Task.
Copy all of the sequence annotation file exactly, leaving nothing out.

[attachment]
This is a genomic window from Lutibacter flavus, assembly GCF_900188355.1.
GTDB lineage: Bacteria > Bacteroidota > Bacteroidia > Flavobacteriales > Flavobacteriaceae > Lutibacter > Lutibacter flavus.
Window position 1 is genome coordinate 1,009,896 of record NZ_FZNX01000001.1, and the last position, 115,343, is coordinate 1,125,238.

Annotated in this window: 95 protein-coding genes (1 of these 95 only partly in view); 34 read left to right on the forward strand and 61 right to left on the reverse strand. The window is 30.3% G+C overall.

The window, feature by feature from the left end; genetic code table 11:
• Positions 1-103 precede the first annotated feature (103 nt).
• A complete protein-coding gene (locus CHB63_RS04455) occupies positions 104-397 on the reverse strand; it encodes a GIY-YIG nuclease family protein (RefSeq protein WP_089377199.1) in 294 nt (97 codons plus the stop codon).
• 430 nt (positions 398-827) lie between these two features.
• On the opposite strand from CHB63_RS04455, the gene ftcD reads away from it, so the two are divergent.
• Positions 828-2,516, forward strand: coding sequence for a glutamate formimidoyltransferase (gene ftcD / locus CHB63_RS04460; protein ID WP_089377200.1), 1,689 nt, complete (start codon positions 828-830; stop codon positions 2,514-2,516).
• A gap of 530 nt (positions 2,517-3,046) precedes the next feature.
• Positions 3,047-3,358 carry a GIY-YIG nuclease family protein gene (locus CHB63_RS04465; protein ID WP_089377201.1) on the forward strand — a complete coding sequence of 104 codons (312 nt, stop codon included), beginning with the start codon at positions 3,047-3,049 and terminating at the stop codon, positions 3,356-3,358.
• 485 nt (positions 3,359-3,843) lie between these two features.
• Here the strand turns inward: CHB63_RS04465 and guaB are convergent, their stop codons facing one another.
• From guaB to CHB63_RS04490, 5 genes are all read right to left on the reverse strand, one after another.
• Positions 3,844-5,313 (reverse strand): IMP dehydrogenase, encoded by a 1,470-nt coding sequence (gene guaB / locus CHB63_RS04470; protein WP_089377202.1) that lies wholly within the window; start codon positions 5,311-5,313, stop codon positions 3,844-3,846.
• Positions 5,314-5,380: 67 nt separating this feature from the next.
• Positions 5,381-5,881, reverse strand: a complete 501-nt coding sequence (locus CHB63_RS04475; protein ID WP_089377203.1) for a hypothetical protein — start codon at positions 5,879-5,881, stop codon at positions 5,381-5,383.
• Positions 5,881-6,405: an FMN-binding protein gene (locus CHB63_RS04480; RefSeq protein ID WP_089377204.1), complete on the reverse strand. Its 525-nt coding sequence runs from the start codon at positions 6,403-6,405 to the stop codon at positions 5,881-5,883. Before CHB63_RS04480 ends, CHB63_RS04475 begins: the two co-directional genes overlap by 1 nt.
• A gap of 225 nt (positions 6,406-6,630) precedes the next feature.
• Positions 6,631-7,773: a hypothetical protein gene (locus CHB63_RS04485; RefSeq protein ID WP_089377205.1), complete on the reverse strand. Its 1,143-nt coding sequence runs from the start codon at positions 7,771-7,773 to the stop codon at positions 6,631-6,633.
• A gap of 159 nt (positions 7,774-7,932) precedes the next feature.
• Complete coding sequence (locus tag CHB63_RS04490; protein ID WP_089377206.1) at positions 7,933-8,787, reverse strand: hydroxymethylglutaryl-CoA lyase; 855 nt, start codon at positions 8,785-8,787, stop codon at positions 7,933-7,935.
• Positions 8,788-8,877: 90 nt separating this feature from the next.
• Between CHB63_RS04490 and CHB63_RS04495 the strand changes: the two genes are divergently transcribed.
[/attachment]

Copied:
This is a genomic window from Lutibacter flavus, assembly GCF_900188355.1.
GTDB lineage: Bacteria > Bacteroidota > Bacteroidia > Flavobacteriales > Flavobacteriaceae > Lutibacter > Lutibacter flavus.
Window position 1 is genome coordinate 1,009,896 of record NZ_FZNX01000001.1, and the last position, 115,343, is coordinate 1,125,238.

Annotated in this window: 95 protein-coding genes (1 of these 95 only partly in view); 34 read left to right on the forward strand and 61 right to left on the reverse strand. The window is 30.3% G+C overall.

The window, feature by feature from the left end; genetic code table 11:
• Positions 1-103 precede the first annotated feature (103 nt).
• A complete protein-coding gene (locus CHB63_RS04455) occupies positions 104-397 on the reverse strand; it encodes a GIY-YIG nuclease family protein (RefSeq protein WP_089377199.1) in 294 nt (97 codons plus the stop codon).
• 430 nt (positions 398-827) lie between these two features.
• On the opposite strand from CHB63_RS04455, the gene ftcD reads away from it, so the two are divergent.
• Positions 828-2,516, forward strand: coding sequence for a glutamate formimidoyltransferase (gene ftcD / locus CHB63_RS04460; protein ID WP_089377200.1), 1,689 nt, complete (start codon positions 828-830; stop codon positions 2,514-2,516).
• A gap of 530 nt (positions 2,517-3,046) precedes the next feature.
• Positions 3,047-3,358 carry a GIY-YIG nuclease family protein gene (locus CHB63_RS04465; protein ID WP_089377201.1) on the forward strand — a complete coding sequence of 104 codons (312 nt, stop codon included), beginning with the start codon at positions 3,047-3,049 and terminating at the stop codon, positions 3,356-3,358.
• 485 nt (positions 3,359-3,843) lie between these two features.
• Here the strand turns inward: CHB63_RS04465 and guaB are convergent, their stop codons facing one another.
• From guaB to CHB63_RS04490, 5 genes are all read right to left on the reverse strand, one after another.
• Positions 3,844-5,313 (reverse strand): IMP dehydrogenase, encoded by a 1,470-nt coding sequence (gene guaB / locus CHB63_RS04470; protein WP_089377202.1) that lies wholly within the window; start codon positions 5,311-5,313, stop codon positions 3,844-3,846.
• Positions 5,314-5,380: 67 nt separating this feature from the next.
• Positions 5,381-5,881, reverse strand: a complete 501-nt coding sequence (locus CHB63_RS04475; protein ID WP_089377203.1) for a hypothetical protein — start codon at positions 5,879-5,881, stop codon at positions 5,381-5,383.
• Positions 5,881-6,405: an FMN-binding protein gene (locus CHB63_RS04480; RefSeq protein ID WP_089377204.1), complete on the reverse strand. Its 525-nt coding sequence runs from the start codon at positions 6,403-6,405 to the stop codon at positions 5,881-5,883. Before CHB63_RS04480 ends, CHB63_RS04475 begins: the two co-directional genes overlap by 1 nt.
• A gap of 225 nt (positions 6,406-6,630) precedes the next feature.
• Positions 6,631-7,773: a hypothetical protein gene (locus CHB63_RS04485; RefSeq protein ID WP_089377205.1), complete on the reverse strand. Its 1,143-nt coding sequence runs from the start codon at positions 7,771-7,773 to the stop codon at positions 6,631-6,633.
• A gap of 159 nt (positions 7,774-7,932) precedes the next feature.
• Complete coding sequence (locus tag CHB63_RS04490; protein ID WP_089377206.1) at positions 7,933-8,787, reverse strand: hydroxymethylglutaryl-CoA lyase; 855 nt, start codon at positions 8,785-8,787, stop codon at positions 7,933-7,935.
• Positions 8,788-8,877: 90 nt separating this feature from the next.
• Between CHB63_RS04490 and CHB63_RS04495 the strand changes: the two genes are divergently transcribed.